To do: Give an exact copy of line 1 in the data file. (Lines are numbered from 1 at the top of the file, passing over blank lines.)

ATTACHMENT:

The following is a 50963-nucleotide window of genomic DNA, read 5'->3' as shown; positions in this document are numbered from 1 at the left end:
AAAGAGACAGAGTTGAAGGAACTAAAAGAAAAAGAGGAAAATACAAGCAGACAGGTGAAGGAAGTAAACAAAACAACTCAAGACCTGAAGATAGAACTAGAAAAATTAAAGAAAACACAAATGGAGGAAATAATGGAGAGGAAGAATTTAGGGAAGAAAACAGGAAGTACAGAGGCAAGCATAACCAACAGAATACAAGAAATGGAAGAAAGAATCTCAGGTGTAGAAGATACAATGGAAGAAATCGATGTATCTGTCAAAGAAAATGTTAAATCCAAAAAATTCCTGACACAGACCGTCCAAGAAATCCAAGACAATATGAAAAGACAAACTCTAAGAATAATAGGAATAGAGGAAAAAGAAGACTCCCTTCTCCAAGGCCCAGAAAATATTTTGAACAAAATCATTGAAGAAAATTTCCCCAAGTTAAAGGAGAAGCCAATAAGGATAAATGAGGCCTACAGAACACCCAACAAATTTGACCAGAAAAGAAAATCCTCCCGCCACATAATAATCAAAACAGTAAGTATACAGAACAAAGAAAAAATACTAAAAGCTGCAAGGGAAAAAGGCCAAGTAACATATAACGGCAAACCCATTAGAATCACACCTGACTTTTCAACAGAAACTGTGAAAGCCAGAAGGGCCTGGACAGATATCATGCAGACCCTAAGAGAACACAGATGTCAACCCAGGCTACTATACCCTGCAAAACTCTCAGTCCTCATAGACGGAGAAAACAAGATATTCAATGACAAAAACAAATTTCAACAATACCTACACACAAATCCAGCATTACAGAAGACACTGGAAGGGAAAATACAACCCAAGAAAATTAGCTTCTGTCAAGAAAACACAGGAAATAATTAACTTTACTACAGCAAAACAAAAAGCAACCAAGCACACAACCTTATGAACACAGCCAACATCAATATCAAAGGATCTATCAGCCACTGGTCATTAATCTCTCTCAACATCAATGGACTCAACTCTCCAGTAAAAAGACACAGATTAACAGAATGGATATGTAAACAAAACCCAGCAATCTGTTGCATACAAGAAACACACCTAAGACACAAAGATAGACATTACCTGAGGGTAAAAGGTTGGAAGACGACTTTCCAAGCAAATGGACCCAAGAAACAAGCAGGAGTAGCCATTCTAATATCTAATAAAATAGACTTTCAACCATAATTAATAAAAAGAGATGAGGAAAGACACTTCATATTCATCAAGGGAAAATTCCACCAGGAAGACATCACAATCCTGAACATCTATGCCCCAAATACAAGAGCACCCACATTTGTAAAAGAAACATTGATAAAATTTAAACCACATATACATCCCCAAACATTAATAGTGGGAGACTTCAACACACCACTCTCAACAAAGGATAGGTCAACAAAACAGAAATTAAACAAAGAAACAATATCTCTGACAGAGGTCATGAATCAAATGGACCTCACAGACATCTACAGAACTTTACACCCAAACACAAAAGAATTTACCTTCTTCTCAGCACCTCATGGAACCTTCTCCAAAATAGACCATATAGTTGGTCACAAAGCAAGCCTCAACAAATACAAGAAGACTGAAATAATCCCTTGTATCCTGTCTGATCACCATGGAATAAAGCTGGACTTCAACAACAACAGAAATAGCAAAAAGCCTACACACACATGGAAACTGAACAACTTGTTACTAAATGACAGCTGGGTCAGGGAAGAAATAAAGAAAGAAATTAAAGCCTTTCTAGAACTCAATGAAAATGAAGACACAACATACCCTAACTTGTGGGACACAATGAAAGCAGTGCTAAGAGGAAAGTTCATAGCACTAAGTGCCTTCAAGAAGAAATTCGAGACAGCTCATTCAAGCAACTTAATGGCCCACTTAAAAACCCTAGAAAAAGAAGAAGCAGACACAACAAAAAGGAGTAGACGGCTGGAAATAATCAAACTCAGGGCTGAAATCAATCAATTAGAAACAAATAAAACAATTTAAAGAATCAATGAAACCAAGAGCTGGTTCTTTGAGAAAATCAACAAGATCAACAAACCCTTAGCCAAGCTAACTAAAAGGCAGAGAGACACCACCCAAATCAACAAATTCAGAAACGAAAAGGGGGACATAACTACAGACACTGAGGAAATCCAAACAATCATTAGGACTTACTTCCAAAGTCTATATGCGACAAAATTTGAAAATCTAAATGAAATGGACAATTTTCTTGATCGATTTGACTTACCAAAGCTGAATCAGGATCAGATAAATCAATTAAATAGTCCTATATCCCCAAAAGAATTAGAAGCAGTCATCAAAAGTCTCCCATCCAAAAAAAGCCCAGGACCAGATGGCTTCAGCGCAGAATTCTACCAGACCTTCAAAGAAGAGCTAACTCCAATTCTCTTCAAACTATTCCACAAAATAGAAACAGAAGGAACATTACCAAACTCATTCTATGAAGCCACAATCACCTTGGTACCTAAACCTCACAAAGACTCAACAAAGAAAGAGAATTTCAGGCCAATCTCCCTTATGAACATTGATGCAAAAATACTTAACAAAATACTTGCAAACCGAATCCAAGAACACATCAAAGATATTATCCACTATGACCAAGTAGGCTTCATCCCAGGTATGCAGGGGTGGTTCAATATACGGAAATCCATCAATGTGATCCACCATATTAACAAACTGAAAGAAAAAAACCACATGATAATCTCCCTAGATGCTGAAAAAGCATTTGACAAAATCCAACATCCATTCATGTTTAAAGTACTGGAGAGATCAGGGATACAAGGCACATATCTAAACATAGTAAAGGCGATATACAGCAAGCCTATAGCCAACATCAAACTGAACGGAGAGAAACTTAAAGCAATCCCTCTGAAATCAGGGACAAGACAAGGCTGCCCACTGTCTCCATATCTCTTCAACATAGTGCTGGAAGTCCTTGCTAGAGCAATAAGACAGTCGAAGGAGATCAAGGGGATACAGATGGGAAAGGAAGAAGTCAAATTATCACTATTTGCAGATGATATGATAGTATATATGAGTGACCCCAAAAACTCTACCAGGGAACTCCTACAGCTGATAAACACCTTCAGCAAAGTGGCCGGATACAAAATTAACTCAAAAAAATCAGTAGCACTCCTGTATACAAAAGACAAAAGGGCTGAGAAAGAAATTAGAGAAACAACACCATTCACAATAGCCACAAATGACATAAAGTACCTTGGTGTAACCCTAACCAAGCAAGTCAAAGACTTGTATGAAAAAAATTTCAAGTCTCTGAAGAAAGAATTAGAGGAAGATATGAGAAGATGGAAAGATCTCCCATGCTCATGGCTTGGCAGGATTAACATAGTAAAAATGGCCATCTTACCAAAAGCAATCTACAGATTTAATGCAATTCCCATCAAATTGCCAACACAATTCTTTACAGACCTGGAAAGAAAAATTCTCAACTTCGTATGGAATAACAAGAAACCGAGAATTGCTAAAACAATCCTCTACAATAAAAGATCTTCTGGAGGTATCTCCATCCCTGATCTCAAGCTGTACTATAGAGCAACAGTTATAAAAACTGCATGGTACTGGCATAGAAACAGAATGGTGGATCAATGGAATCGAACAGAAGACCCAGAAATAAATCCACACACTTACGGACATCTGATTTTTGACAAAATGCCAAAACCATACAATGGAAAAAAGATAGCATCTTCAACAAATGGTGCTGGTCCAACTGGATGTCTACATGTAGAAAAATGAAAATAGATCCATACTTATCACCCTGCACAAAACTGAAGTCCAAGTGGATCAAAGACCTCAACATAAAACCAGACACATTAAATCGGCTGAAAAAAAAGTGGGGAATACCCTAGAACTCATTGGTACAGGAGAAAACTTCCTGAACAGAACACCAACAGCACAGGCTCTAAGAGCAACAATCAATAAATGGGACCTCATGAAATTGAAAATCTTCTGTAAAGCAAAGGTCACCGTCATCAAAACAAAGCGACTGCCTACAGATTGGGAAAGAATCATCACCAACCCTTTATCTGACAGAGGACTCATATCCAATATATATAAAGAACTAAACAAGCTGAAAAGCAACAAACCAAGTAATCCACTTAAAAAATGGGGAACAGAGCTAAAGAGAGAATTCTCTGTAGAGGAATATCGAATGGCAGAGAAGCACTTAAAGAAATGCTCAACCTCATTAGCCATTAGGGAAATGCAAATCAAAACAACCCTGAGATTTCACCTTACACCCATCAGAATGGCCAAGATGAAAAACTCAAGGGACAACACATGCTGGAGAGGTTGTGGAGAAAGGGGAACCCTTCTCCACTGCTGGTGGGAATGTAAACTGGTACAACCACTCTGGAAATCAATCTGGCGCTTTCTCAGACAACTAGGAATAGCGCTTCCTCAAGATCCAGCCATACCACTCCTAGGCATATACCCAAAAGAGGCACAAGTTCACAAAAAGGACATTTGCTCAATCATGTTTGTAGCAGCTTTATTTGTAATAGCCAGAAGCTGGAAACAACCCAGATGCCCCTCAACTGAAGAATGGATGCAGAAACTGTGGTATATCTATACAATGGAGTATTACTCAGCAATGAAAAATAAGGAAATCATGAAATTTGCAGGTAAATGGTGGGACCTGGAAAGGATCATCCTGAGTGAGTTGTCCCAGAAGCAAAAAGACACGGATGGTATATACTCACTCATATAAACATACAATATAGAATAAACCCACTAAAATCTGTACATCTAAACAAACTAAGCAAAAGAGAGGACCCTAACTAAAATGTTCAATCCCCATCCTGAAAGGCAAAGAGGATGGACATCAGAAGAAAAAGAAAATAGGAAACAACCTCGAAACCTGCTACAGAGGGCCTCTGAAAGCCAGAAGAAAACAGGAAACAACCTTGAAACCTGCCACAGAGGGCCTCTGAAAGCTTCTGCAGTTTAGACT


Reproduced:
The following is a 50963-nucleotide window of genomic DNA, read 5'->3' as shown; positions in this document are numbered from 1 at the left end: